Countless politicians, CEOs, persons holding similar positions of power do work more or less constantly in their waking life to achieve, maintain, foster, or increase something. Most men in such position have a family. Many women in such position, few as they are in the first place, have not. The reason is that when you are such a high-flying power person and you do want to have a family (and you do accept that your day holds merely the 24 hours it has in stock for everyone else), this is virtually impossible if you do not have a partner who stays at home to manage family and household (yes, there are exceptions. But if you chose a career that demanding that it needs your constant attention, you do inevitably accept to cut back in other parts of your life). You need someone who, out of passion, pragmatic consideration or bowing to expectation dedicates their life to your career and your family. Something that – given history, tradition, and societal expectations – women are far more often inclined to do than men. This alone could make us question the admiration for a specific group of public figures and their life achievements, in which it is traditionally forgotten that none of this happened in a private vacuum and none of this would have been possible without the compromise of someone else. Why do we consider someone a role model for undoubtedly morally valuable or even heroic acts without taking into account whether or not they able to live up to the same moral standards with regards to a person at home who enabled them to have some sort of family life in the first place. Someone in the comments section to AMS’ article mentioned JFK as an example, a person you would probably not have wanted for a friend and most certainly not for a husband. Another example I think about is HanneloreKohl, Helmut Kohl’s wife. After she killed herself in 2001, much had been speculated about the reasons for her suicide, which is mainly attributed to a rare photo allergy that had made her a captive in her own house. However, since then, both of the Kohls’ sons also came forward with accounts of how terribly their father failed as a husband and as a father, being constantly absent and, when physically present, uninterested and condescending. In an interview that Hannelore Kohl gave in 1992 she stated that “after four or five hours of real waiting, one can expect only of a dog that he is still looking forward (to seeing someone) (…) I have learned from our dog “.  Does it not have an implication on our judgement of the person as a decent human being if, notwithstanding any public mighty deeds, he fails so miserably in being there for the persons he loves?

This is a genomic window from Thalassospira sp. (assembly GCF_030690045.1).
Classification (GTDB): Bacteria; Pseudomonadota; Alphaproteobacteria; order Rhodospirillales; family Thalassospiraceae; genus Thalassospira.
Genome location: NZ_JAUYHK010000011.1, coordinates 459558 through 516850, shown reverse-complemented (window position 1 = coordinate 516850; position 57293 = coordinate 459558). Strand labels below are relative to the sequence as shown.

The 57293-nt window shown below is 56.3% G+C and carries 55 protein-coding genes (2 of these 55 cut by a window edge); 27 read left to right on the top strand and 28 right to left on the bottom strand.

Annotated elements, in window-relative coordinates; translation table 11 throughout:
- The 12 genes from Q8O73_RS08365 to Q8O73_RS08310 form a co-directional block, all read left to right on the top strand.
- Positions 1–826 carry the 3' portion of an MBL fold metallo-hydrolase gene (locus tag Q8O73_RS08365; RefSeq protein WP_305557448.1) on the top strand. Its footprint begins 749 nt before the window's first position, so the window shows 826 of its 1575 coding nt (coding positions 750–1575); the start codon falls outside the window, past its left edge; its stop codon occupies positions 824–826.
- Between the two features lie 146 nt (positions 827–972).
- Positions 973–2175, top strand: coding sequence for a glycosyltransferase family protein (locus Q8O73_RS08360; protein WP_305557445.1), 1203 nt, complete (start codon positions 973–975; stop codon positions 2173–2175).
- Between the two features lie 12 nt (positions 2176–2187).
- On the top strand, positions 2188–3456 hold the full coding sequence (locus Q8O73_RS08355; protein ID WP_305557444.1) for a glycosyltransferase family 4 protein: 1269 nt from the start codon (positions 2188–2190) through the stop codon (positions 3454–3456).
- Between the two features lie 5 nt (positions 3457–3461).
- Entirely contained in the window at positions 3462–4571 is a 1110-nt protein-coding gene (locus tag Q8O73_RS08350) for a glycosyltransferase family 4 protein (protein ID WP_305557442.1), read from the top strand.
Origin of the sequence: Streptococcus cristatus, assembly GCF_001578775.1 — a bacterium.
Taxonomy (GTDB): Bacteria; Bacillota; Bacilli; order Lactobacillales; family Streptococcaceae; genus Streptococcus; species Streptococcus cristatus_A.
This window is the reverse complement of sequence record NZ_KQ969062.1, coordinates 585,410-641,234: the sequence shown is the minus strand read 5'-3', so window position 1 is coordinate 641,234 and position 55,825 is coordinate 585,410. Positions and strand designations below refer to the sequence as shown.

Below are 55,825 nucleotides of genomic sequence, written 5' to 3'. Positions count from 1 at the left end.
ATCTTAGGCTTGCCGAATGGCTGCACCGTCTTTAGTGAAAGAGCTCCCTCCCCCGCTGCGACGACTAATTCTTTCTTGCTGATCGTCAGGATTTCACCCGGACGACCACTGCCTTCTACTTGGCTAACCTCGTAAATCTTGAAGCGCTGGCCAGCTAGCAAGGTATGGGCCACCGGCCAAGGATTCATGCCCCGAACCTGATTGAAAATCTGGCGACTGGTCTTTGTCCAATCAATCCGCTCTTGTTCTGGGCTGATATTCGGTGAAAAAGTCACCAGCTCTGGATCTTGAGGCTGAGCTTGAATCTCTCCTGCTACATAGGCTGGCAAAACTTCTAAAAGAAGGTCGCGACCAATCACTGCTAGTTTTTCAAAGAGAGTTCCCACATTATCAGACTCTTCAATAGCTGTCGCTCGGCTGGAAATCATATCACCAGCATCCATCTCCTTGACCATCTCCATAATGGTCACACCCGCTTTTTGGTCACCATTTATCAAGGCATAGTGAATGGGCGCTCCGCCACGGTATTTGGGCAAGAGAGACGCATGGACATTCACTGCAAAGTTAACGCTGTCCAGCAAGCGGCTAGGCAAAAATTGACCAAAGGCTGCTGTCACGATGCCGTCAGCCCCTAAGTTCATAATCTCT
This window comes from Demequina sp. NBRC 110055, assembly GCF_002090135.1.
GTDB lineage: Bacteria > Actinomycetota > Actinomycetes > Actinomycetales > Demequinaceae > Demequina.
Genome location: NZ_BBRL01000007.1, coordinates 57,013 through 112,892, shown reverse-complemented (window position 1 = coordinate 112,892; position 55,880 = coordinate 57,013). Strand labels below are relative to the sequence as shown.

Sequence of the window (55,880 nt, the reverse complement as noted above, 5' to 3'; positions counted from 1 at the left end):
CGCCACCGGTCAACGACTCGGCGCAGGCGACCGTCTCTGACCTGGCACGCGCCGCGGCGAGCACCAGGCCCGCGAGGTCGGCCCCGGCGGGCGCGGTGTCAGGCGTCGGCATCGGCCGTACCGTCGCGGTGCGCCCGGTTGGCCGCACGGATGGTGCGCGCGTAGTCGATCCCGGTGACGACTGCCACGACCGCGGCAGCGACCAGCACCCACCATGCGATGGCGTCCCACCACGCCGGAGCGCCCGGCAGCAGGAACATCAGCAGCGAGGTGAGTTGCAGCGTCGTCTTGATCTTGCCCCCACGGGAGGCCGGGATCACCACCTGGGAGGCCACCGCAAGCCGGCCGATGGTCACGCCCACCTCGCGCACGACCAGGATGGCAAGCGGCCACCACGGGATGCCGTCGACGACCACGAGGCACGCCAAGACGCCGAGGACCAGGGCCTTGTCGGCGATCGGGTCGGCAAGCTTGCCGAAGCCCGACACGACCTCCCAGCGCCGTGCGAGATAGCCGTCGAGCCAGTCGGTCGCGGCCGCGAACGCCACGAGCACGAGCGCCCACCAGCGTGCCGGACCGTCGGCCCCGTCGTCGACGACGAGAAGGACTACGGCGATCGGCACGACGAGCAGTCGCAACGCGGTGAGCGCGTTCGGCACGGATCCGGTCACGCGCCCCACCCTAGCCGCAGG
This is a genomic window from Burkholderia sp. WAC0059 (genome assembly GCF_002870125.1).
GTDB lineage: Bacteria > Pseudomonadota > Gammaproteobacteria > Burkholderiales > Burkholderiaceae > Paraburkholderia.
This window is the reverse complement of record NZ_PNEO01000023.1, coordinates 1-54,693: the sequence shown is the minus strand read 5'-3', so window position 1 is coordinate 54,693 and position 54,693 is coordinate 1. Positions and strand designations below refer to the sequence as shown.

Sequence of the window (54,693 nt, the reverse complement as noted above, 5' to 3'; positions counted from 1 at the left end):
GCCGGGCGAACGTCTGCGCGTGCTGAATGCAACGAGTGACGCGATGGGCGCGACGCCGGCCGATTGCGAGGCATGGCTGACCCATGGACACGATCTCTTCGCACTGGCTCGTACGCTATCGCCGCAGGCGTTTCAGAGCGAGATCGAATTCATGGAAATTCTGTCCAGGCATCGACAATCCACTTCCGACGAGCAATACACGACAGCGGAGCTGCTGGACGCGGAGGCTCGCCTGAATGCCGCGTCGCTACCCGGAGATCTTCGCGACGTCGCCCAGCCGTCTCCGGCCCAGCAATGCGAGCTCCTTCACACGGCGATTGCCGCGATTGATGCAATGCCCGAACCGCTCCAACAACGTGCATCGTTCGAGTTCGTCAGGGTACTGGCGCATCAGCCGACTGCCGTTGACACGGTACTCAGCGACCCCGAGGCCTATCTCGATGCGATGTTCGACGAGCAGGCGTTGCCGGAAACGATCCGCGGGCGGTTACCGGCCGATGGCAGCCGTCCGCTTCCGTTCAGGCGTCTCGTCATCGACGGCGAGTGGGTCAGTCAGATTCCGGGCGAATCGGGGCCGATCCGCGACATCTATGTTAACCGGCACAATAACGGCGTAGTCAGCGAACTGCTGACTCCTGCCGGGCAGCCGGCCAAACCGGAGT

So, is it really a sign of a more liberal society of Europe when we refrain from discussing our leaders’ judgements with regards to their private lives? Or is it an indication of some boys-will-be-boys-attitude coupled with an internalisation of traditional gender roles that assign women the role of an auxiliary and make their lives and how they live them matter less than their partner’s. The answer to that question does not mean that a public person who is highly competent and exceptionally skilled and generally amazing at his or her job should step down for any sexual or emotional mishap (unless you are the CIA director, I’m afraid). But it should be clear that they did not get there in a private vacuum and when they depend on the understanding and support of the people close to them in order to climb the career ladder, how they relate to these persons in private cannot be totally disregarded in the evaluation and definition of their success.